Rail Is Not a Path to Prosperity for Honolulu

Panos Prevedouros, PHD
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ENERGY.  Rail may be electric but 85% of electricity production on Oahu comes from oil and coal. This won’t change much with the current intermittent renewable energy schemes. So rail does not reduce our economic dependency to imported fuels but it increases our dependency to imported sole source equipment and parts for which knowledge base is absent throughout Hawaii.

DEVELOPMENT.  Rail is not needed for TODs and other development. To be done successfully, these need a solid business foundation and strong demand. Neither is present for major development. US Census statistics clearly show that Oahu and Hawaii are in prolonged and perhaps permanent “sideways” trends.  See here [link].  How can a place prosper when prime agricultural land is turned into cookie cutter sprawled homes and fake gentleman farms?

JOBS.  It is bad policy to develop transportation solutions in order to provide jobs, particularly by selecting a type of transportation that will take the transit subsidy share of the city budget from 11% to 19%. This is the path to bankruptcy, not the path to prosperity.

TRANSIT SHARE.  It is counterproductive to develop a form of transportation that will take the current mass transit share from 6% to 7.4% at a cost of over $4 billion for the local economy. Unsurprisingly if one looks at the Final EIS, all freeway and main arterial screen-lines are shown to have similar or worse congestion with rail. Congestion chokes our economy. Fake relief will provide fake results.


CONGESTION.  Honolulu has a modest tax base and it clearly cannot support mega-projects such as the proposed rail. Honolulu has relatively severe congestion because it is among the most lane deficient cities in the union.

ECONOMY.  Despite having the best bus system in the nation and very expensive fuel pricing, the demand for independent travel is very strong, partly due to tourism, military and people having multiple jobs. A single rail line does very little for tourists, too little for people with multiple jobs and nothing for the military.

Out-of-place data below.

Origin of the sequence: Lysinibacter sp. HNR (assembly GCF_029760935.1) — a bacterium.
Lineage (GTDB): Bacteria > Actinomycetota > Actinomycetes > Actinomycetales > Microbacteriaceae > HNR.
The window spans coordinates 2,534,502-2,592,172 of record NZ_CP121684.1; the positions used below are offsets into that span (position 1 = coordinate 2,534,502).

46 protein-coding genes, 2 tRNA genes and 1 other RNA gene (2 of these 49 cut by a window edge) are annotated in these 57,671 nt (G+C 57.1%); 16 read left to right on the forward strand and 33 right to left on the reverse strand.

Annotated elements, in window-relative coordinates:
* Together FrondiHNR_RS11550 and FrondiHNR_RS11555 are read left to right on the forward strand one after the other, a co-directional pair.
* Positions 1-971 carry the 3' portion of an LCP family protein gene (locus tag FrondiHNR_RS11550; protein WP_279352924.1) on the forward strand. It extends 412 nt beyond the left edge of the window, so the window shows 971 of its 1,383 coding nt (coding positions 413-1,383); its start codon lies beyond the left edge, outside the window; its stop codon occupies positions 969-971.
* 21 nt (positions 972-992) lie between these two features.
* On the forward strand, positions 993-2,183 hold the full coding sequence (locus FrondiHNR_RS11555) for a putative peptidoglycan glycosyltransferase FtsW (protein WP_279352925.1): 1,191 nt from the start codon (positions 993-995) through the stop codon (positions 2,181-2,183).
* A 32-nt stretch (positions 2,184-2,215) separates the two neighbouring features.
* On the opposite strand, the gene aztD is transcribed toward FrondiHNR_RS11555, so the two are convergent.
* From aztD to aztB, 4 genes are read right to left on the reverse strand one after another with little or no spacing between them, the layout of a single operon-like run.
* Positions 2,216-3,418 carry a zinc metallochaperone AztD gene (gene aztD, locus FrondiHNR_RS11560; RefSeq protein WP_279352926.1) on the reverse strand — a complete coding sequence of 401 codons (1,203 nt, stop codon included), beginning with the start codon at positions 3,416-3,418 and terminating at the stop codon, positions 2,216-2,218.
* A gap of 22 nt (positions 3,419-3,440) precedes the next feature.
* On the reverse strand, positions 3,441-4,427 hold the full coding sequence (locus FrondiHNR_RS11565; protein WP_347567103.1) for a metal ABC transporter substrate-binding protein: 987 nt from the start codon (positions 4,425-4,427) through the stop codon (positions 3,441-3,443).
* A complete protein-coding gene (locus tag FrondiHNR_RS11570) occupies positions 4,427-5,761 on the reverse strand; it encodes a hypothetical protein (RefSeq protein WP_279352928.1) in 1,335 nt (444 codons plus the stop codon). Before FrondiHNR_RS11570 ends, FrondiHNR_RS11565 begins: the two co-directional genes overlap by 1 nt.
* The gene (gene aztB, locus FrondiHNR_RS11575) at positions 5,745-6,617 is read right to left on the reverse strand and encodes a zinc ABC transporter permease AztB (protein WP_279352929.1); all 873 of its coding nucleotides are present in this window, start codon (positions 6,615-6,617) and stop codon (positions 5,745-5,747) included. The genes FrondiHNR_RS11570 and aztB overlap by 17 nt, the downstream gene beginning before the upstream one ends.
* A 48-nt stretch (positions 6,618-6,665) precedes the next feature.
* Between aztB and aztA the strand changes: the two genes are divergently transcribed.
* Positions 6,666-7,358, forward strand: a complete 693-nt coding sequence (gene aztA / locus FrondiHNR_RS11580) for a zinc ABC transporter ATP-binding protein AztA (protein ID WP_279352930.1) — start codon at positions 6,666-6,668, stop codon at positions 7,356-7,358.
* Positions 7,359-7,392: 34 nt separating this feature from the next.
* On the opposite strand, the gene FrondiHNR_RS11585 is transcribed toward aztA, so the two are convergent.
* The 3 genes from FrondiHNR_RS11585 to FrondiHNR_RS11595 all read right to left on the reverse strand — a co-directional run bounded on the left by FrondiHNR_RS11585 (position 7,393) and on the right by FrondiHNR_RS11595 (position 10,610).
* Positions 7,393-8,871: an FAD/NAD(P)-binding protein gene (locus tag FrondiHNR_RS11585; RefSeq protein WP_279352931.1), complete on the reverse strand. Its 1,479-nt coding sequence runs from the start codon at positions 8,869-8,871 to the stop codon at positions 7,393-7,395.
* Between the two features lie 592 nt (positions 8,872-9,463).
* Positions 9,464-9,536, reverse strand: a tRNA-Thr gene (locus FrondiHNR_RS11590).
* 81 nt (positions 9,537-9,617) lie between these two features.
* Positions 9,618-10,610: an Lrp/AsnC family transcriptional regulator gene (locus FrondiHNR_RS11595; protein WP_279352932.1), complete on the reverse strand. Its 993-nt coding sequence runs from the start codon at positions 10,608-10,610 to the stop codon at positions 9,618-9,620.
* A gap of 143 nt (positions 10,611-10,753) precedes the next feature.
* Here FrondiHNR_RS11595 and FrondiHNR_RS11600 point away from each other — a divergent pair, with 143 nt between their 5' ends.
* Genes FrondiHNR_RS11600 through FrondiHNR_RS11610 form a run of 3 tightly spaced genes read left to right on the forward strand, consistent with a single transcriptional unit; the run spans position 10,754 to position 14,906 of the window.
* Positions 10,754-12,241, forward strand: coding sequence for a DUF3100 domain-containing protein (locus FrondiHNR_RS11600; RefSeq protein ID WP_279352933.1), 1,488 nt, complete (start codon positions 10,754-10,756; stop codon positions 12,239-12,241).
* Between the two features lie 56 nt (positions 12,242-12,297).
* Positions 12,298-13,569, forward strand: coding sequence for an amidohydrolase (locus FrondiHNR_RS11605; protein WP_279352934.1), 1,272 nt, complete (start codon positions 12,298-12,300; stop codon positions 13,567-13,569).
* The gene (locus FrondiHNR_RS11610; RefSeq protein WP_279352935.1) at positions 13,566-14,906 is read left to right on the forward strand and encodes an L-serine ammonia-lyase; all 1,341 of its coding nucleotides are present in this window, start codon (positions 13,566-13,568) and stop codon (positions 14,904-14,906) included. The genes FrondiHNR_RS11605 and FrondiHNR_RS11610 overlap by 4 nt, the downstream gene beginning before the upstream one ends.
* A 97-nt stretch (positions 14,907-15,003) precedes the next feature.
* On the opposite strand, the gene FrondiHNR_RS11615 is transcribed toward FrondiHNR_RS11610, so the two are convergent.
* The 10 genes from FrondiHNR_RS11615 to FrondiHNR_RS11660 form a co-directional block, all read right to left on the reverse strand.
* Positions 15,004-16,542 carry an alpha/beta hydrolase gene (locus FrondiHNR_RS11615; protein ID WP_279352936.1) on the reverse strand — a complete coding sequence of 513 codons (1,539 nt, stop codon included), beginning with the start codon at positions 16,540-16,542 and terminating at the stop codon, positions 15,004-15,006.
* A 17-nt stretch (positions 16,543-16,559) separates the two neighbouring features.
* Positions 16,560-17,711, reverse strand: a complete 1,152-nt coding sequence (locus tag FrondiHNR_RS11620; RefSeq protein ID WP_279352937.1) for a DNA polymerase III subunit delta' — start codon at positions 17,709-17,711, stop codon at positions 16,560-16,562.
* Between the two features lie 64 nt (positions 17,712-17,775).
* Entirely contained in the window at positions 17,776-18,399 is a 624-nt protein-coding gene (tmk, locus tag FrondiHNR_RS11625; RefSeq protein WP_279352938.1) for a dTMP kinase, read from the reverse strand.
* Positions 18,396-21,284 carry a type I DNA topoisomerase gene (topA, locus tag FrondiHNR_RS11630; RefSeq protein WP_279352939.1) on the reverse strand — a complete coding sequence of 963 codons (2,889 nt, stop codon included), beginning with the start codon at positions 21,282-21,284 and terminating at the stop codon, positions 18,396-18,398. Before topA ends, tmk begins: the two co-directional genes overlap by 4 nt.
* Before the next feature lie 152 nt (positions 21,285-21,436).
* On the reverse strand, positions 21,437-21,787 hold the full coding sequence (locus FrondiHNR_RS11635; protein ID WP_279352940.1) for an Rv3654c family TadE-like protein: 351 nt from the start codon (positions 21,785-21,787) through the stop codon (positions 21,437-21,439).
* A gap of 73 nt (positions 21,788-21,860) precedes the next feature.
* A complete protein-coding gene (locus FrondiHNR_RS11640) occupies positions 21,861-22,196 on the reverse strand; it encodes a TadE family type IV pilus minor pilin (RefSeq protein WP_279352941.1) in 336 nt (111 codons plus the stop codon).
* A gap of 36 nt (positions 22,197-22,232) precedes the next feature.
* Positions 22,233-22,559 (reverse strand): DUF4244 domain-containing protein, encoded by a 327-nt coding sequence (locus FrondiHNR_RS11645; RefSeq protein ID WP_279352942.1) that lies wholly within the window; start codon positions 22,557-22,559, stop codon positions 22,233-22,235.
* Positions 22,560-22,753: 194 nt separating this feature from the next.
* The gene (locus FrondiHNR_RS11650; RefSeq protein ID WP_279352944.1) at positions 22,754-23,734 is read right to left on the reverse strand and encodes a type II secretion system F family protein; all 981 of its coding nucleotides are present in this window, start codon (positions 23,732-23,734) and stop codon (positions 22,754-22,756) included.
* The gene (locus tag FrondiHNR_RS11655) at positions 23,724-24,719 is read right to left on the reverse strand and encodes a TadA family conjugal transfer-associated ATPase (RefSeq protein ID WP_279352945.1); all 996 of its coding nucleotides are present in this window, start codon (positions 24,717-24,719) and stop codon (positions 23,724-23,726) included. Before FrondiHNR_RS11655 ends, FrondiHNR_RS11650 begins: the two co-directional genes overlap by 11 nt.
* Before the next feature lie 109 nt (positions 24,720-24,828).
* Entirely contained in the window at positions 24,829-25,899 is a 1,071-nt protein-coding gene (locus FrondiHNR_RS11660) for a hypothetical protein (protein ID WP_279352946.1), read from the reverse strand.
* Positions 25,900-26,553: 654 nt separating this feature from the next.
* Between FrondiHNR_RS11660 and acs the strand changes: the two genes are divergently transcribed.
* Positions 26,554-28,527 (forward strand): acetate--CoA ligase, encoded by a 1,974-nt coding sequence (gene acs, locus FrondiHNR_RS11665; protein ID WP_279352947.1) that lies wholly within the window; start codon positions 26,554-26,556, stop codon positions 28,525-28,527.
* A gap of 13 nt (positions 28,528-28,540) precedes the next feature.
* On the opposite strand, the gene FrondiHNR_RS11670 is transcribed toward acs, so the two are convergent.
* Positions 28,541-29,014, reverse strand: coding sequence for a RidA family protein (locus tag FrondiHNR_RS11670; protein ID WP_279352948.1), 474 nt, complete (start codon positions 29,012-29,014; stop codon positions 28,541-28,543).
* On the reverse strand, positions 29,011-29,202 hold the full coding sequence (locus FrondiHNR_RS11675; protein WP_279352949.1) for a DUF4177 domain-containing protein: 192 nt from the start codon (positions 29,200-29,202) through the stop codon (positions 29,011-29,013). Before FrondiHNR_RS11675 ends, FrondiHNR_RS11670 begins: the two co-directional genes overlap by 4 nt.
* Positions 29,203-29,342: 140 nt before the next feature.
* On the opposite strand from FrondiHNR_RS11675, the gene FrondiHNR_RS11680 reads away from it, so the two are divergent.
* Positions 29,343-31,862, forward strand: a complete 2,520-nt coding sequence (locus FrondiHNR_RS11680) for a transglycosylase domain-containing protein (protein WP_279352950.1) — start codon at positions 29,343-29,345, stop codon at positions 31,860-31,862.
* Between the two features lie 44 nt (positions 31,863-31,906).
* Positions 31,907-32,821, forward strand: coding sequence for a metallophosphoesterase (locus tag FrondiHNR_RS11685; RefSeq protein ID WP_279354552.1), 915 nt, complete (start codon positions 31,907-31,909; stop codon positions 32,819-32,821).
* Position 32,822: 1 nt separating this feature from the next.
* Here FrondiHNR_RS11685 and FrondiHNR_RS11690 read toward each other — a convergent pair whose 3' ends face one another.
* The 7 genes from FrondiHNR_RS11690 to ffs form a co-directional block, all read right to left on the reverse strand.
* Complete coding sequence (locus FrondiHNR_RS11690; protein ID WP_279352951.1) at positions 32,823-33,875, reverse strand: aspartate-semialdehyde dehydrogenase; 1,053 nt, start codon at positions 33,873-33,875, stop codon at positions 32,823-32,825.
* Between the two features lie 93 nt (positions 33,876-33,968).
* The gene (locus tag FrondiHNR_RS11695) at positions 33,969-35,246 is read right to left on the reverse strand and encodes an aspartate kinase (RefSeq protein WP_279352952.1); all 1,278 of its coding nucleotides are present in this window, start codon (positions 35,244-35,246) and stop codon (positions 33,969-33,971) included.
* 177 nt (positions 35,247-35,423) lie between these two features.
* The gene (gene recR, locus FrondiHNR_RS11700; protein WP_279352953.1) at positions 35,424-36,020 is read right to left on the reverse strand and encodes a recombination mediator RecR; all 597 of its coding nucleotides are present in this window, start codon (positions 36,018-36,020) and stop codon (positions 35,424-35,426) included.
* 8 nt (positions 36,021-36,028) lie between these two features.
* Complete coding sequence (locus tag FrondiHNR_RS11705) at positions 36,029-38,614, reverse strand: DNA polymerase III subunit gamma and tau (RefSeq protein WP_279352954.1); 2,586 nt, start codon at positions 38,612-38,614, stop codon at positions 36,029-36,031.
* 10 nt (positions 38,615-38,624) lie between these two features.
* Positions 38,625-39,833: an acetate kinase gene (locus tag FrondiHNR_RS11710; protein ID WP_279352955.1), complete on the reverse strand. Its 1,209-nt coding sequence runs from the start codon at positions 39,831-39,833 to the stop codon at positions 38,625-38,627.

MOBILITY.  A lot of our traffic is school and college based and rail does really nothing for these trips. Over half of the traffic on the roads is pickup trucks and SUVs of plumbers, electricians, distributors, repairmen and soccer moms. Rail does nothing for them too.

PRODUCTIVITY.  Adding a lot of nothing gets us nothing. In fact the FEIS clearly shows that 70,000 daily riders will switch from bus to rail.  Add a few carpoolers and the 1% who may abandon their car and that’s how the rail ridership comes about. Where is the productivity in this?  Even of rail had no construction cost, one would be hard pressed to come up with positive productivity for it.

GUT TheBus.  Last but not least, the rail will dismantle the No.1 system in the nation. All TheBus routes listed below (copied from the rail FEIS) will be terminated at the nearest train station or eliminated altogether: B, C, E, 3, 9, 11, 20, 43, 53, 73, 81, 90, 91, 92, 93, 94, 96, 97, 98A, 101, 102, 103, 201, 202.

An abbreviated TV editorial of this article appeared on Hawaii News Now on October 29 and 30.  Mahalo to Rick Blangiardi, General Manager of KGMB and KHNL for this opportunity.





  1. So what's your solution? More buses? If I am not correct doesn't more buses = more traffic? I know some people might stop driving and start riding the bus but that number will be very small and have little or no affect on traffic or drive times. What needs to happen is people need to be re-educated so they look at mass transit or light vehicle(Bicycles, mopeds, scooters or motorcycles) before they jump in their car and hit the freeway.

    • His solution is incorporated into FAST. More buses, more intelligent management of existing roadways, additional roadways, additional capacity via over-unders and other innovations, and a High-Occupancy Toll road. HOT will allow tour buses, construction rigs, cement trucks, city buses, emergency vehicles, and anyone else willing to pay the toll to escape the worst parts of traffic. Rail cannot do any of these things. Also, in the event of a disaster, independent vehicles could be on the road during and immediately afterward. NYC's transit system just died because of Sandy. Imagine people here becoming too dependent on centralized fixed-guideway transit.

      I agree that people should have to think twice about using their cars, but the only way to do that would be to tax road use like London does. Until we're ready to have that conversation, I don't think rail makes sense.

    • What if someone falls/jumps onto a train car? Would there be a investigation like HPD conducts a traffic fatality? And the chances of a someone going on to the tracks are much greater during rush hours or considering the homeless will be camping out in the railstations. You wrote "I know some people…….." SOME? What about you? Who's going to re-educate the people, you? BTW, it's termed; Civil Rights Specialist by the Honolulu Authority for Rapid Transportation (City and County of Honolulu

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